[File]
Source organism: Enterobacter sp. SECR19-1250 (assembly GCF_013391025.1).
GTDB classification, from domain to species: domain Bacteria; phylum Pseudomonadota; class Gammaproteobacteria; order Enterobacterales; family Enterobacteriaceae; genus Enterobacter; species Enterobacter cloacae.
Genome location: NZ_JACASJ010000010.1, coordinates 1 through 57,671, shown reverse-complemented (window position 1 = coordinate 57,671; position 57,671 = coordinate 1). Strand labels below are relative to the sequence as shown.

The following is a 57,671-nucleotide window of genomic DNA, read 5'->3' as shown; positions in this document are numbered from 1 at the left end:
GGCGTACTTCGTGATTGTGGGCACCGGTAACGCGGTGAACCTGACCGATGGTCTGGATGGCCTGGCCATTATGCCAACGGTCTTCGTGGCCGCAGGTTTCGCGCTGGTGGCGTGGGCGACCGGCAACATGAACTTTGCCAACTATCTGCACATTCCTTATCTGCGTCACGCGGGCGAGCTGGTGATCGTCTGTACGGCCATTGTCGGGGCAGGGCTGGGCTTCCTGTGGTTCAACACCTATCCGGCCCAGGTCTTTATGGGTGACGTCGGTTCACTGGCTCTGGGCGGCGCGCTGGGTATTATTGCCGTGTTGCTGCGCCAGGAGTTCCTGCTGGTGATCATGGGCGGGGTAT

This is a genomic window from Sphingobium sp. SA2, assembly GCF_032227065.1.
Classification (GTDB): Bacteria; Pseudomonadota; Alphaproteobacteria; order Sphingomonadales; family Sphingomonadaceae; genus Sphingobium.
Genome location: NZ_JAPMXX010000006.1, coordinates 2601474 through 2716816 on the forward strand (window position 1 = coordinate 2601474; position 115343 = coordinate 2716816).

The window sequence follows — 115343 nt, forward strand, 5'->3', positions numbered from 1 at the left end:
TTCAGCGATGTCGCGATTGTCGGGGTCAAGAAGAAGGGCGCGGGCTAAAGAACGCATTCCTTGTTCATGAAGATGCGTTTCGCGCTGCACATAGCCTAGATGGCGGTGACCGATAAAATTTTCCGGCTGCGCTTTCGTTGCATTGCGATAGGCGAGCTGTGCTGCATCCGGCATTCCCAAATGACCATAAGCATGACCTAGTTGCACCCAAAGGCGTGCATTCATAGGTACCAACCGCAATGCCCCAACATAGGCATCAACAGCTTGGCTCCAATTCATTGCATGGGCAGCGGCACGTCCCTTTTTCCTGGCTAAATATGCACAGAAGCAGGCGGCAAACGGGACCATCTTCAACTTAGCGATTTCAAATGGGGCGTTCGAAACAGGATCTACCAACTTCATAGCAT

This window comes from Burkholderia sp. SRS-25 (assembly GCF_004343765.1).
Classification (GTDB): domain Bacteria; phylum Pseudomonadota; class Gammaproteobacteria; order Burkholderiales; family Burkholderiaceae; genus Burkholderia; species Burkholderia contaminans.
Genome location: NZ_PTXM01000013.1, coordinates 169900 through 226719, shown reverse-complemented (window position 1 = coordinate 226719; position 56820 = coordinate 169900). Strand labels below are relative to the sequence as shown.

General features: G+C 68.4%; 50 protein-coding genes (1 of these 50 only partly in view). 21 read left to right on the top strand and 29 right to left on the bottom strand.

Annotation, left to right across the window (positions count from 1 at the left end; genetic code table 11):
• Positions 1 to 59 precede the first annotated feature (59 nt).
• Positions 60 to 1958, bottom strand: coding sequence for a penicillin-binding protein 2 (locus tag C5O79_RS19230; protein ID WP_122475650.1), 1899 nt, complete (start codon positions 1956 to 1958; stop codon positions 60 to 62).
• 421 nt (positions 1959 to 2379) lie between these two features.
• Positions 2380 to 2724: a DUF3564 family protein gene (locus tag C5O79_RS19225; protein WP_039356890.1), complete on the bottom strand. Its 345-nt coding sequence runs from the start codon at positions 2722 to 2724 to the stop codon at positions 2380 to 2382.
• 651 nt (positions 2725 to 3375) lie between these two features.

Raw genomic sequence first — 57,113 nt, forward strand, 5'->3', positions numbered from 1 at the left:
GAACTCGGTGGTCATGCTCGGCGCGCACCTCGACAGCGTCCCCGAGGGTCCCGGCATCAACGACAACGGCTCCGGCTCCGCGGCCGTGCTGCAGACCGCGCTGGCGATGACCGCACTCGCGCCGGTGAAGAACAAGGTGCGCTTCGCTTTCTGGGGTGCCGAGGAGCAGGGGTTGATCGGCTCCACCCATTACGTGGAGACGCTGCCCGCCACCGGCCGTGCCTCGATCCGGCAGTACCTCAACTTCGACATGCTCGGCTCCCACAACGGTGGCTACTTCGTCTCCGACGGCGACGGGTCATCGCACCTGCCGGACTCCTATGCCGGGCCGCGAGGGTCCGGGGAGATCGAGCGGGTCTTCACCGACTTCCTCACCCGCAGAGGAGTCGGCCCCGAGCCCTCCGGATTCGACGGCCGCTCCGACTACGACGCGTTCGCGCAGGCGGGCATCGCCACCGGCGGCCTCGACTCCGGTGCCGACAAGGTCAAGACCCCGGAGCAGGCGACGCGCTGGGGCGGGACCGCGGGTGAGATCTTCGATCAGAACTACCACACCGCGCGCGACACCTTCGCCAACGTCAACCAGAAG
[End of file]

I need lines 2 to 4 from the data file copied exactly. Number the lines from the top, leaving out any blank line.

GTDB classification, from domain to species: domain Bacteria; phylum Pseudomonadota; class Gammaproteobacteria; order Enterobacterales; family Enterobacteriaceae; genus Enterobacter; species Enterobacter cloacae.
Genome location: NZ_JACASJ010000010.1, coordinates 1 through 57,671, shown reverse-complemented (window position 1 = coordinate 57,671; position 57,671 = coordinate 1). Strand labels below are relative to the sequence as shown.

The following is a 57,671-nucleotide window of genomic DNA, read 5'->3' as shown; positions in this document are numbered from 1 at the left end: